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What happens after gestational diabetes?


I met a woman a few weeks ago in the hospital. The cardiologists asked me to see her to help manage her diabetes, which on first glance did not appear so bad: her blood sugars were okay, not too high, even though she was not taking any medication. When I spoke to her, she said she was “diet controlled”, but 27 years ago, when she was pregnant, she did have diabetes while pregnant. During that time, she was treated with insulin.{{more}}

I asked what happened after your delivery of your child? She said, “Oh, my sugars were fine, I think. I never checked them anymore and my doctor never did anything.”

I looked back through her lab tests and about four years ago, I found that she had a hemoglobin A1C (that lab test that tells you how your blood sugars are doing over the long term) that was quite high, but she insisted that she never took any medications after her pregnancy, over 20 years ago. I asked her about the four years back when her sugars look like they WERE high, and she said no, she just decided to manage it with diet only.

Here was the kicker: When I looked closely at all her lab studies now that she was in the hospital for the heart problem, I noticed something very bad. She now looked to have kidney disease, whereas a few years ago she did not. The kidney specialists were called in to see her and yes, they agreed she indeed was now at stage three kidney disease, and they suspected it was from years of untreated diabetes. How could this have happened? This woman now had blood sugars that looked okay; how could she have kidney disease from diabetes?

Unfortunately, this is not that uncommon. The massive mistake was not paying close attention after she delivered her child those many years ago. Based on the fact that her blood sugars were high up until four years ago, she most likely developed type 2 diabetes, unrelated to her pregnancy, or continued having high blood sugars afterwards, for many years. Her “diet control” had not managed her diabetes at all, but instead left it to ravage her body, including her heart and kidneys, which were now failing. At 52 years of age. How sad is that?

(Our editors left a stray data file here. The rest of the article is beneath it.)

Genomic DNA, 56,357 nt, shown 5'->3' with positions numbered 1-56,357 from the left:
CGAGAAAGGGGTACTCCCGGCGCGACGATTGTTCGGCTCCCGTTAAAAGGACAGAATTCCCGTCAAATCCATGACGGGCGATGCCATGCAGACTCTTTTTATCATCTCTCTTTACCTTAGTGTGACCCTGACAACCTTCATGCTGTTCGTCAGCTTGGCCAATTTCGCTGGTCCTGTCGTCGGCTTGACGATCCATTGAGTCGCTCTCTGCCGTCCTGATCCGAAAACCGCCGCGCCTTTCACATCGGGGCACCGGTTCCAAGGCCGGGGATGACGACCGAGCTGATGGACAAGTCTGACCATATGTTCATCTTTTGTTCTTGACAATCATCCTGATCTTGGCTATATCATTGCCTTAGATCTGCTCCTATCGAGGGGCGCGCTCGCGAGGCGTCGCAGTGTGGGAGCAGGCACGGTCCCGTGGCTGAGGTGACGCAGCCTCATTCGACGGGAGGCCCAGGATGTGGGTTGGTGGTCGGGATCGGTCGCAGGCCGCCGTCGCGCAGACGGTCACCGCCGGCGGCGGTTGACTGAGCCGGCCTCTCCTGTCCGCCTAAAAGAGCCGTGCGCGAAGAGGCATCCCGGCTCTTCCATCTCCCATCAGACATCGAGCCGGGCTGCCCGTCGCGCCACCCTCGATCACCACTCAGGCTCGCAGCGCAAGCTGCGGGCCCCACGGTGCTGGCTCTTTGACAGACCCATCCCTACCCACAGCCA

Don’t let this happen to you!!!! Remember: if you are diagnosed with diabetes when you are pregnant, you have a 50 per cent chance of developing Type 2 diabetes throughout the rest of your lifetime!!!! The mistake here, was taking her eye off this disease once she delivered and most likely her doctor made the same mistake. This woman should have had her blood checked every year, given her risk for developing diabetes in future, especially given that she was ALSO obese AND had a strong family history of diabetes. Perhaps they could have caught and treated her diabetes sooner.

So, how come her sugars were okay now? Interestingly, that often happens with diabetes: once you develop kidney failure, often your sugars get better and you need less medication. But what a high price to pay. This woman’s body was destroyed from years of untreated sugars. She has heart failure and will likely need dialysis soon. Don’t let this happen to you. IF you are diagnosed with diabetes while pregnant, be sure to have regular blood tests every year, to make sure this disease has not returned in the form of Type 1 diabetes. It is up to you to be vigilant. Talk to your doctor about it.

Until next week, stay safe and healthy Vincies!

Anita Ramsetty, MD [email protected]
Medical Director Endocrine Care Group
Tel: 843-798-4227